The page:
Researching health policy to enhance lives
One way or another, everything is related to health. Christian King made that suggestion recently during an interview about his health policy research, as an assistant professor in the Department of Nutrition and Health Sciences. King provided an example of federal law that targeted drug felons, but ended up having an impact on the health and food insecurity of families and children.
The 1996 federal welfare reform law included a provision giving states the discretion to apply a ban on public assistance for anyone convicted of a drug felony. An unintended consequence of that legislation saw a reduction of aid to children of drug felons, through programs such as Temporary Assistance to Needy Families (TANF) and Supplemental Nutrition Assistance Program (SNAP), more commonly known as food stamps.
“Sadly,” says King, “about half of the states decided to have the ban. Over the last 20 years, some states decided to repeal the ban, but Nebraska was not one of them. I am interested in understanding where social inequalities and health disparities come from and what we can do to reduce them.”
King suggests, and research supports, that these inequalities and disparities can contribute to a vicious cycle of intergenerational poverty. The costs to families and society is substantial, and King believes public health policy can address some of these problems.
“I hope my research will at least inform the debate, because framing this issue with empirical data can be very powerful,” said King.
King and research colleagues are revising a proposal to the National Institutes of Health to study the drug felony ban in Nebraska, including the impacts on recidivism and the amount of public assistance received by effected families. There is evidence that this issue can increase the amount of food insecurity for these families.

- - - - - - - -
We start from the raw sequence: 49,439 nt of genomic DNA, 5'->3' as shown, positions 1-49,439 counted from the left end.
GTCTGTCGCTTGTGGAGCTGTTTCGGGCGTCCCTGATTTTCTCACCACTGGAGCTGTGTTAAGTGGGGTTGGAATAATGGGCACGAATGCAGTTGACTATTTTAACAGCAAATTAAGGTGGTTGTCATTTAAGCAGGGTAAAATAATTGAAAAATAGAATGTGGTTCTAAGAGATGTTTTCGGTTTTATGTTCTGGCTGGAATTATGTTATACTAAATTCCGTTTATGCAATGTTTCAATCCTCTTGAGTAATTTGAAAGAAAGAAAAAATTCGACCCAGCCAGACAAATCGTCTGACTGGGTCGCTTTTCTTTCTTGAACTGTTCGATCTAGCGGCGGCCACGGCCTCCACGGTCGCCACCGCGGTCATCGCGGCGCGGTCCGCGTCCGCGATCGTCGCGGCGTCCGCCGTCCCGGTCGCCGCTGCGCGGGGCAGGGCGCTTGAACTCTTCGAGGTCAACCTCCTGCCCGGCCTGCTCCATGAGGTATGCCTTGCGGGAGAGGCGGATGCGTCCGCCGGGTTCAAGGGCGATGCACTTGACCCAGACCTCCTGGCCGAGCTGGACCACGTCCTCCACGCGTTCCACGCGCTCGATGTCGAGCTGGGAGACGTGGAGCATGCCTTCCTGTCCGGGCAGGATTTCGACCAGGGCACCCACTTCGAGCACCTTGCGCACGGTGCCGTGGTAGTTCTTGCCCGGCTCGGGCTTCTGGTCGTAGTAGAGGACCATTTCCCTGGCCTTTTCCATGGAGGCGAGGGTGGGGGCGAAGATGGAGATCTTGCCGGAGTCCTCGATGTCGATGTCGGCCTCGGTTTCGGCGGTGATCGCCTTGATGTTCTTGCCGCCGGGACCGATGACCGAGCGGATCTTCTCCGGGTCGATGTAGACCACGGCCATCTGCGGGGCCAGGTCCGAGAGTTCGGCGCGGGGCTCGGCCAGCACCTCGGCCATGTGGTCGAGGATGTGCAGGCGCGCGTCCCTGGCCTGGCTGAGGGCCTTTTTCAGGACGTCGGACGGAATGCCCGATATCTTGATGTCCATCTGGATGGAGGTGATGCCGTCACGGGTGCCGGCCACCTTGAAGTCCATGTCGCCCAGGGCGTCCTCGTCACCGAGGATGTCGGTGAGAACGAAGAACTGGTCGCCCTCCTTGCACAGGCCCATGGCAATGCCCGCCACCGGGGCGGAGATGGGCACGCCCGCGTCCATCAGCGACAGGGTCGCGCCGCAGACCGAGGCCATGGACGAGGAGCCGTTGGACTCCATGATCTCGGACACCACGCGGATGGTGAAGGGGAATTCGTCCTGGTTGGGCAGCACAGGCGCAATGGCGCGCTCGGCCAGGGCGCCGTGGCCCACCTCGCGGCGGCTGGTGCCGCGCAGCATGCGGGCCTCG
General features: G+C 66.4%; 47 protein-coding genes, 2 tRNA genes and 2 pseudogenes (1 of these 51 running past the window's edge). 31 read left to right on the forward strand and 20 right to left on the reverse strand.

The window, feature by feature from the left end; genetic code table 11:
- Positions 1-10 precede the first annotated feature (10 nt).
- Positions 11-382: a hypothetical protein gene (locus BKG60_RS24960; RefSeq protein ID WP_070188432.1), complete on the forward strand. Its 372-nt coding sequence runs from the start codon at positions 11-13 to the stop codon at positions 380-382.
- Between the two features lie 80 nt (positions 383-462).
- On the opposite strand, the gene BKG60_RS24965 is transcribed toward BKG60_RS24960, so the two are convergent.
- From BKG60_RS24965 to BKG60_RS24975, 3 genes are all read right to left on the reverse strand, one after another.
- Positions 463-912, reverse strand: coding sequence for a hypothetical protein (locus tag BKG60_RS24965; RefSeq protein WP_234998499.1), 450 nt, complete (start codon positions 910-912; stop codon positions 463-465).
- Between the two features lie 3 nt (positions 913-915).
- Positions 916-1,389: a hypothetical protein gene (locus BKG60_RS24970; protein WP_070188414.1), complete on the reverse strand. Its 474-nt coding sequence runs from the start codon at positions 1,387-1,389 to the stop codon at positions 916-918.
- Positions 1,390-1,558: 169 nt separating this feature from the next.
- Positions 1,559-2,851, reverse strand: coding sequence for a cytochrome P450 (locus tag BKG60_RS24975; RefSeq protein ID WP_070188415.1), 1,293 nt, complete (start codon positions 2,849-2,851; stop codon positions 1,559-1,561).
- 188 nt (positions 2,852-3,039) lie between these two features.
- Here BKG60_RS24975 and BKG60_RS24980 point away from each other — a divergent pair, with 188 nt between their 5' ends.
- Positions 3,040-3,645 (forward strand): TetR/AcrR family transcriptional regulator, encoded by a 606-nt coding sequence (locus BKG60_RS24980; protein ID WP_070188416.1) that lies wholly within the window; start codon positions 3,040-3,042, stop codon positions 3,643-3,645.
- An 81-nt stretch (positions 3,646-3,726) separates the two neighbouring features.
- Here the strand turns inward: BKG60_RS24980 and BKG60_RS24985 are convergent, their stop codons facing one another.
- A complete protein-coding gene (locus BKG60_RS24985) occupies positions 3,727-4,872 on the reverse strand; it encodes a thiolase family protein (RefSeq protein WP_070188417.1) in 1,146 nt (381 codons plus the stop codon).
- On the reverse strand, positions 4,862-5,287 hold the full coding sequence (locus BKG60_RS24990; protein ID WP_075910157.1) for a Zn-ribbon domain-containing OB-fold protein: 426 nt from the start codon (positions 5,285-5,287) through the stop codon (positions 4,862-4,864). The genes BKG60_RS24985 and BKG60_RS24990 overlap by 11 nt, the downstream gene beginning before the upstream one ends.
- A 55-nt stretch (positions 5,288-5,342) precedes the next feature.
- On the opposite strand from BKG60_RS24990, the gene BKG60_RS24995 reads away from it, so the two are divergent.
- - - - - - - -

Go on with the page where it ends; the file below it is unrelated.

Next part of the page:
“When people are released from prison they encounter a lot of barriers to reintegrate into society, and we sometimes create additional barriers that are counterproductive and might perpetuate the cycle of crime and poverty,” King said.
Although Nebraska has historically low unemployment rates—currently tied for fourth lowest nationally, according to the Bureau of Labor Statistics—the state’s rate of food insecurity is higher than the national average. Between 2013-2015, nearly 15 percent of Nebraska households were considered food insecure compared to 13.6 percent nationally. Food insecure households, according to the U.S. Department of Agriculture, “are uncertain of having, or unable to acquire, at some time during the year, enough food to meet the needs of all their members because they had insufficient money or other resources for food.”
Despite the apparent need, few eligible schools in Nebraska are taking advantage of federal school lunch funding that would provide free school meals for all children, at schools that have at least 40 percent of their students who qualify for free and reduced price meals. This policy decision is another one that potentially impacts the health of low income families and children, and King would like to further study the factors contributing to the issue.
“Sometimes you have a great policy idea, but implementation doesn’t follow,” said King. “Ideally, we want to break the cycle of poverty. Examining health policy more closely can better inform policymakers, which has the potential of improving the well-being of low-income families and reducing the negative consequences to those families and society.”